The problem of precisely computing the worst-case blocking time that tasks may experience is one of the fundamental issues of schedulability analysis of real-time applications. While exact methods have been proposed for more sophisticated protocols, the problem is indeed complex in case of the Priority Inheritance Protocol, even restricting the attention to uniprocessor systems, non-nested resource accesses, and non-self-suspending tasks. Besides a very simple method leading in general to loose upper bounds, only one algorithm of exponential complexity has been so far reported in literature to tighten such bounds. In this work, we describe a novel approach which, leveraging an operational research technique for modeling the problem, computes the same tight bounds in polynomial time. We then discuss the scenarios in which, assuming no conditional statements in the tasks’ code, the computed bounds derive from an actually impossible blocking chain, and we refine the initial model to more precisely compute the worst-case blocking times for any task set in any possible operating condition.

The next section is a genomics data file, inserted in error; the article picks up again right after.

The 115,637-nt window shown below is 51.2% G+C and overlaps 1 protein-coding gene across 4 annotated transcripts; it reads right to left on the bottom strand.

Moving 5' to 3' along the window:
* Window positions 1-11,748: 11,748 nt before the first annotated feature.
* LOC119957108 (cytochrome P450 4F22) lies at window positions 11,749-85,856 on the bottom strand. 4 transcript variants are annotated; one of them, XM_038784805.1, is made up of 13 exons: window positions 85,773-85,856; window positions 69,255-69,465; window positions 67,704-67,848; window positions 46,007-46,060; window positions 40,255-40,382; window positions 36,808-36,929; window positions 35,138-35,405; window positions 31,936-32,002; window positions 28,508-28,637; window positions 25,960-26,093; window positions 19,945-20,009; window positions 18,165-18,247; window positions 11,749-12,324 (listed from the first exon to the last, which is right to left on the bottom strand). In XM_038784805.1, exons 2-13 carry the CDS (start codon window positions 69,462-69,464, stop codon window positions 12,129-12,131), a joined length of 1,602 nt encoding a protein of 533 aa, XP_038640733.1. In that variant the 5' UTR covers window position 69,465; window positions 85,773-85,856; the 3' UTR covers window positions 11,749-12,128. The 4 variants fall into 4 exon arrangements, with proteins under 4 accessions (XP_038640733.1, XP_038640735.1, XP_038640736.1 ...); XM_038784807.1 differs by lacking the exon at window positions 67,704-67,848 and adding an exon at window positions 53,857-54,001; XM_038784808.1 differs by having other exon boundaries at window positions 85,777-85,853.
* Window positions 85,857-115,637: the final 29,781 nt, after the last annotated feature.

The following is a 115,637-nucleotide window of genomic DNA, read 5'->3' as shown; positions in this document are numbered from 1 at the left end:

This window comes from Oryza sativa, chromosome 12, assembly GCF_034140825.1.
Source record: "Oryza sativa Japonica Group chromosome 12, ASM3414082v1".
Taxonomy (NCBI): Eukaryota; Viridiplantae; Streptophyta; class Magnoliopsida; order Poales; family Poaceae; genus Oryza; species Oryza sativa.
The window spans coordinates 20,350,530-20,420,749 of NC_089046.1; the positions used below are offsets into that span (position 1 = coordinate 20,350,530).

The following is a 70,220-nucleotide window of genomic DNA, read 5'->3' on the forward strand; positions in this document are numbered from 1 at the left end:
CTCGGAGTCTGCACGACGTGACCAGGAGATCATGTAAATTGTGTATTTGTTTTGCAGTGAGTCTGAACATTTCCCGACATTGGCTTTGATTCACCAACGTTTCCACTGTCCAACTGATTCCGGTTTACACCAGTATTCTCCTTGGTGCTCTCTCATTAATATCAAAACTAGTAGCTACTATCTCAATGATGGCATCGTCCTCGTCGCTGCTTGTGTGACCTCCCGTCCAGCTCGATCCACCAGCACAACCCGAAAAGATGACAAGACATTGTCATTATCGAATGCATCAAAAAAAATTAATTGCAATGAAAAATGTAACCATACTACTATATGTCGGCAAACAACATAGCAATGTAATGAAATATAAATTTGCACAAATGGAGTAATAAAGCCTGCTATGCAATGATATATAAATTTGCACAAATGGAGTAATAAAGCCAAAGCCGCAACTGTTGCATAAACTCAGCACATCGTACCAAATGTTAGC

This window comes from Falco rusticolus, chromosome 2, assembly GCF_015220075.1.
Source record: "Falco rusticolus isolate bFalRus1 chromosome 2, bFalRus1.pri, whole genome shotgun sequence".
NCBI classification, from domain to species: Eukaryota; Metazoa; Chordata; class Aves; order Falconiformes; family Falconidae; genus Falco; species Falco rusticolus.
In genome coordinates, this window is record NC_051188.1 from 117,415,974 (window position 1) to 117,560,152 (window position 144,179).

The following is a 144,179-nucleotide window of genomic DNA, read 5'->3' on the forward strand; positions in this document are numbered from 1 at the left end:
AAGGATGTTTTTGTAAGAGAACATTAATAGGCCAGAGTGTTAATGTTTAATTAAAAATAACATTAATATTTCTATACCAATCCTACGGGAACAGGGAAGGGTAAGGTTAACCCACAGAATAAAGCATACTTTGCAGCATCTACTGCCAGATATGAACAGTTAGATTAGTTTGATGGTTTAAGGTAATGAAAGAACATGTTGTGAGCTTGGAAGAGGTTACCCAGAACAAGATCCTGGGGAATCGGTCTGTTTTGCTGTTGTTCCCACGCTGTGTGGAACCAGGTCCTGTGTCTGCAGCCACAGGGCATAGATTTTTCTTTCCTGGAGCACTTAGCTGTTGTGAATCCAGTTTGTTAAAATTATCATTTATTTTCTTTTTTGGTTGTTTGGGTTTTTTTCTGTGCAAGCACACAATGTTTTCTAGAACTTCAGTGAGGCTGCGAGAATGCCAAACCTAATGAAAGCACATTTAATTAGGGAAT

Precise Worst-case Blocking Time of Tasks under Priority Inheritance Protocol

Faldella, Eugenio;Loreti, Daniela
2021

Abstract

The problem of precisely computing the worst-case blocking time that tasks may experience is one of the fundamental issues of schedulability analysis of real-time applications. While exact methods have been proposed for more sophisticated protocols, the problem is indeed complex in case of the Priority Inheritance Protocol, even restricting the attention to uniprocessor systems, non-nested resource accesses, and non-self-suspending tasks. Besides a very simple method leading in general to loose upper bounds, only one algorithm of exponential complexity has been so far reported in literature to tighten such bounds. In this work, we describe a novel approach which, leveraging an operational research technique for modeling the problem, computes the same tight bounds in polynomial time. We then discuss the scenarios in which, assuming no conditional statements in the tasks’ code, the computed bounds derive from an actually impossible blocking chain, and we refine the initial model to more precisely compute the worst-case blocking times for any task set in any possible operating condition.
IEEE TRANSACTIONS ON COMPUTERS
Faldella, Eugenio; Loreti, Daniela
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Utilizza questo identificativo per citare o creare un link a questo documento: http://hdl.handle.net/11585/826991
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